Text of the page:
Only point I'd like to correct if I may? The "Lasco" crankset has '152'mm cranks, not 155mm. Also, the Chain-rings are 22/32/44. I have a standard Rover 8 speed and found that 24 gear inches is not low enough for me (weight and health issues) - so I bought and installed the Lasco crank-set, taking off both the 32T and the 44T, leaving just the 22T (stock chain-ring is 32T) - this gave me a low gear of 16.7GI - much, much better for me.

    Like Captainbob said, you simply won't know if the stock gearing is low enough until you test it out. But - you *can* make it lower if you want/need to~!

    While I do not have a lot of miles on mine yet, it's a keeper for sure~! I weigh 360lbs and am 6'0" with a 58" waist - and the Rover fits me just fine~!

    After-Changes2011-03-12001.jpg


    And it does look good with that Flag....... ;)
  • Numbers! Bear hates numbers. Over ten is terra incognito. "A couple of frillion" should suffice.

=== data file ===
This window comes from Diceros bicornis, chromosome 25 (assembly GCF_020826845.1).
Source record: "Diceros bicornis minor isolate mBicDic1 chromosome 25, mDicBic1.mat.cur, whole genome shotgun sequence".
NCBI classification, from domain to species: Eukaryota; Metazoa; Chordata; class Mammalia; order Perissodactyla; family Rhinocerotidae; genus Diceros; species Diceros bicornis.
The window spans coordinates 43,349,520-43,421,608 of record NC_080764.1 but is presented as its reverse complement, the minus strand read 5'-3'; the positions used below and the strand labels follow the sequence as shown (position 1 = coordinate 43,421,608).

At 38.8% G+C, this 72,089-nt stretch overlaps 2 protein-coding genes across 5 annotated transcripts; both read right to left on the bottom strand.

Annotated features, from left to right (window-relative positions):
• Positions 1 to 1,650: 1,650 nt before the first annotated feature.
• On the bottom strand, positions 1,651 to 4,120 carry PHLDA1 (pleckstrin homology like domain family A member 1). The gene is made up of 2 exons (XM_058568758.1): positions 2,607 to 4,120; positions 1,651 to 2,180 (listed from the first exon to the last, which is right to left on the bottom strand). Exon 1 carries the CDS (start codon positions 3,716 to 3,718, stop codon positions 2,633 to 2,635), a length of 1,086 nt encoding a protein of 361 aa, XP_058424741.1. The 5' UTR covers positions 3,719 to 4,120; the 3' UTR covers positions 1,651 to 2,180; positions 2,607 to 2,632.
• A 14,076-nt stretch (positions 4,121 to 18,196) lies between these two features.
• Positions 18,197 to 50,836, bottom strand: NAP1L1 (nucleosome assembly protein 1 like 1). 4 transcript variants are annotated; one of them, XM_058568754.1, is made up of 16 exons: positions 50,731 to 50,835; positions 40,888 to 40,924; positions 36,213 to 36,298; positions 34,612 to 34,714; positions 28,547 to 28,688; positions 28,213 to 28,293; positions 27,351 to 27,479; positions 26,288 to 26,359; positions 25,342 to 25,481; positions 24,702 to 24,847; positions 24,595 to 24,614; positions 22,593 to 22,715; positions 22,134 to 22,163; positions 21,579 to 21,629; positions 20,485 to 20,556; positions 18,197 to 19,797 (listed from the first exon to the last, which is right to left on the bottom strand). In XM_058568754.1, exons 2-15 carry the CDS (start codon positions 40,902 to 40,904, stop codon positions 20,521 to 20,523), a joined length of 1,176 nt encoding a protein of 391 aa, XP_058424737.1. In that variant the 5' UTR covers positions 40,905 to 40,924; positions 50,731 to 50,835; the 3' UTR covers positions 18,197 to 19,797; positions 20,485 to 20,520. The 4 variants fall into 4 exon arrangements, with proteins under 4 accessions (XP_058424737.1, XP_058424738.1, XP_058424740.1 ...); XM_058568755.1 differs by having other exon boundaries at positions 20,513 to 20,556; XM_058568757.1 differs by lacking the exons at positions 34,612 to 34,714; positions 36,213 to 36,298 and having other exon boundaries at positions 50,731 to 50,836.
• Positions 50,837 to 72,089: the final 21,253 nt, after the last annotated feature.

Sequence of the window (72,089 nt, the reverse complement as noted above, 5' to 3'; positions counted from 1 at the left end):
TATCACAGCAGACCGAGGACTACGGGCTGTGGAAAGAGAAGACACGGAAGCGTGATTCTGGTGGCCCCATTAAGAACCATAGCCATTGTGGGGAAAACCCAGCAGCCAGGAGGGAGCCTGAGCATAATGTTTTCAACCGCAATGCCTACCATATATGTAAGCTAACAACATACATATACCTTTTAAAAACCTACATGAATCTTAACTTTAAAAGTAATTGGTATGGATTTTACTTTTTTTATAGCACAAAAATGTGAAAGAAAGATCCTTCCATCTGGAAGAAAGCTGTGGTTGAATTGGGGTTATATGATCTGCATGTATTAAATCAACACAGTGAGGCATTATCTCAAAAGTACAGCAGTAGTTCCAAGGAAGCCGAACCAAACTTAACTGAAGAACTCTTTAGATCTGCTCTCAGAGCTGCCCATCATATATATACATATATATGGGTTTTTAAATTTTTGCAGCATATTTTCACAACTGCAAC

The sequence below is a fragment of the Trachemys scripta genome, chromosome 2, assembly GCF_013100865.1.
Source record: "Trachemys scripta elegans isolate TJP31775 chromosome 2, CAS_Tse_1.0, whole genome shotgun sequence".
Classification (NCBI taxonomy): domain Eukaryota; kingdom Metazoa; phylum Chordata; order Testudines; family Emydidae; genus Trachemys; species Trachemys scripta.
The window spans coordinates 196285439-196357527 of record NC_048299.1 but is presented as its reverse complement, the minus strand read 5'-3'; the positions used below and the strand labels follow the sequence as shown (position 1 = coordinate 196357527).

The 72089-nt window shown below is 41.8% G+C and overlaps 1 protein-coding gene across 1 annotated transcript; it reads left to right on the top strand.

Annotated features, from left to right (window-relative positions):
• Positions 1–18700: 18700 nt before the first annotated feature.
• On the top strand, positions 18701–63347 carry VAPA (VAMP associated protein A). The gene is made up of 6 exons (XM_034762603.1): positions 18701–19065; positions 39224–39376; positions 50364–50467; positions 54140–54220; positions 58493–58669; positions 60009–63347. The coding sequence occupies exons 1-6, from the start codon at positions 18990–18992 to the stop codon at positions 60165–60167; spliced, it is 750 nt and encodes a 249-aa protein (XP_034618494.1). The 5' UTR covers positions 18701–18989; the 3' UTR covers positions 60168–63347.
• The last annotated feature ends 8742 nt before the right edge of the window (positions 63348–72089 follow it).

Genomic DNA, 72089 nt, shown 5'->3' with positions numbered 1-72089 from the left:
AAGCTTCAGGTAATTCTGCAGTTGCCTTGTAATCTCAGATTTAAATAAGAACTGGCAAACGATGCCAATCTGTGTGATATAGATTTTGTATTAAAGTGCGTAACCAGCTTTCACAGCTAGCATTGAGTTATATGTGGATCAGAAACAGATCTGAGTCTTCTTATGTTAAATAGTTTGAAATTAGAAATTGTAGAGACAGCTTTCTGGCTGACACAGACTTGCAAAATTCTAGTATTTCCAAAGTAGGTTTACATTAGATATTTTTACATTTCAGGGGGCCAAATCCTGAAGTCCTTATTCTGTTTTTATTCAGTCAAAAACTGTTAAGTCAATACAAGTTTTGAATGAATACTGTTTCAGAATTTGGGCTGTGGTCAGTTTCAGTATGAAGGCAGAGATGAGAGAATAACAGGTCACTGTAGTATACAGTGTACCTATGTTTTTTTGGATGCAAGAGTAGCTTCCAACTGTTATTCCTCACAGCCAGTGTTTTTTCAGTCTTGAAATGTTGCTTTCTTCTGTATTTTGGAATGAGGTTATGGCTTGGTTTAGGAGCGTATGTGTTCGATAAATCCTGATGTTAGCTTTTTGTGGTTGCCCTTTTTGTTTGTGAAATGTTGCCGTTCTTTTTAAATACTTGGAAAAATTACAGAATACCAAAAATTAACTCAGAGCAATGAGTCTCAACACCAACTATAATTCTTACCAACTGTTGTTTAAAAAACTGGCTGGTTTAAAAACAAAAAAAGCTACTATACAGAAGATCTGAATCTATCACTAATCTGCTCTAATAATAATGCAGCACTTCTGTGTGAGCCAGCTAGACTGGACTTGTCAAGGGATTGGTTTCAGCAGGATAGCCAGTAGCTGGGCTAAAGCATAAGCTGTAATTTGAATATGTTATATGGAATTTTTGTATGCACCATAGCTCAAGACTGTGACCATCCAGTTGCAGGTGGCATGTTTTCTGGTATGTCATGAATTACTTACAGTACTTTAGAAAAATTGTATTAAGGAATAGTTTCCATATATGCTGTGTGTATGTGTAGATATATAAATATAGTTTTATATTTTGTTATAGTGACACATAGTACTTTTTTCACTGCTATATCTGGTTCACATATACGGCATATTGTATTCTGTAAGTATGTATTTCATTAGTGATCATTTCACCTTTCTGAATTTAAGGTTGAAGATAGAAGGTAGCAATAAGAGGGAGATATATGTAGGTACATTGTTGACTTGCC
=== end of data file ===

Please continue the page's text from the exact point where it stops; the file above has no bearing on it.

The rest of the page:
But why take off the other rings? Oh, duh! No derailleur.

    Only point I'd like to correct if I may? The "Lasco" crankset has '152'mm cranks, not 155mm. Also, the Chain-rings are 22/32/44. I have a standard Rover 8 speed and found that 24 gear inches is not low enough for me (weight and health issues) - so I bought and installed the Lasco crank-set, taking off both the 32T and the 44T, leaving just the 22T (stock chain-ring is 32T) - this gave me a low gear of 16.7GI - much, much better for me.



    Peter - saw this and thought of you. Lot of nice trails in OH and the snow must be melting by now.

    <
  • I have this video bookmarked - the shame is that there is no way to tell which trail you are seeing at any given point. And you are right, for special occasions, etc there are many trails I can go to. The problem is that within 30-40 minutes of where I live, that are paved, without any riding on roads...
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    Peter_C
    TerraTrike Rover W/N360 by NuVinci
    http://s1103.photobucket.com/albums/g475/Peter_CC/Peter_C Trike Album/
    
    (copy and paste into your browser) to see ---> My Trike Photos
    ---